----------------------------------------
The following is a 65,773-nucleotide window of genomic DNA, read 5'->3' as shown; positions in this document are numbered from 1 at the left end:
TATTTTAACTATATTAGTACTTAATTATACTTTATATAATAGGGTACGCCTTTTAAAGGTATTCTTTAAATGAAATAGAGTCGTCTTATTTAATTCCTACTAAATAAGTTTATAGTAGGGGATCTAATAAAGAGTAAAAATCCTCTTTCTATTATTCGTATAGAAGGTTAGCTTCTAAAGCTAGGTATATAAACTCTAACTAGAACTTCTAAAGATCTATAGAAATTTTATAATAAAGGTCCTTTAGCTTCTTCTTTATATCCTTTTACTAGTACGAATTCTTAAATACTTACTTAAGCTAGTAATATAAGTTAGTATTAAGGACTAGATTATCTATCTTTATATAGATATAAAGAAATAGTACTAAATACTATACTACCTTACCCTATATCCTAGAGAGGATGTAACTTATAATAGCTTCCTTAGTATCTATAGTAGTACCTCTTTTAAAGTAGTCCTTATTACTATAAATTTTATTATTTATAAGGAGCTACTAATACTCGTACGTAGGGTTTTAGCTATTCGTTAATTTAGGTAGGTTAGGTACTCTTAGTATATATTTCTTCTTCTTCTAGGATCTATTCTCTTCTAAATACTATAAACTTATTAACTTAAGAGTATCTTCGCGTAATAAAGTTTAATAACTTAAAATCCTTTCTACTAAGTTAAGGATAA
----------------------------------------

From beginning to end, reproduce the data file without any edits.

The following is a 65,773-nucleotide window of genomic DNA, read 5'->3' as shown; positions in this document are numbered from 1 at the left end:
TATTTTAACTATATTAGTACTTAATTATACTTTATATAATAGGGTACGCCTTTTAAAGGTATTCTTTAAATGAAATAGAGTCGTCTTATTTAATTCCTACTAAATAAGTTTATAGTAGGGGATCTAATAAAGAGTAAAAATCCTCTTTCTATTATTCGTATAGAAGGTTAGCTTCTAAAGCTAGGTATATAAACTCTAACTAGAACTTCTAAAGATCTATAGAAATTTTATAATAAAGGTCCTTTAGCTTCTTCTTTATATCCTTTTACTAGTACGAATTCTTAAATACTTACTTAAGCTAGTAATATAAGTTAGTATTAAGGACTAGATTATCTATCTTTATATAGATATAAAGAAATAGTACTAAATACTATACTACCTTACCCTATATCCTAGAGAGGATGTAACTTATAATAGCTTCCTTAGTATCTATAGTAGTACCTCTTTTAAAGTAGTCCTTATTACTATAAATTTTATTATTTATAAGGAGCTACTAATACTCGTACGTAGGGTTTTAGCTATTCGTTAATTTAGGTAGGTTAGGTACTCTTAGTATATATTTCTTCTTCTTCTAGGATCTATTCTCTTCTAAATACTATAAACTTATTAACTTAAGAGTATCTTCGCGTAATAAAGTTTAATAACTTAAAATCCTTTCTACTAAGTTAAGGATAA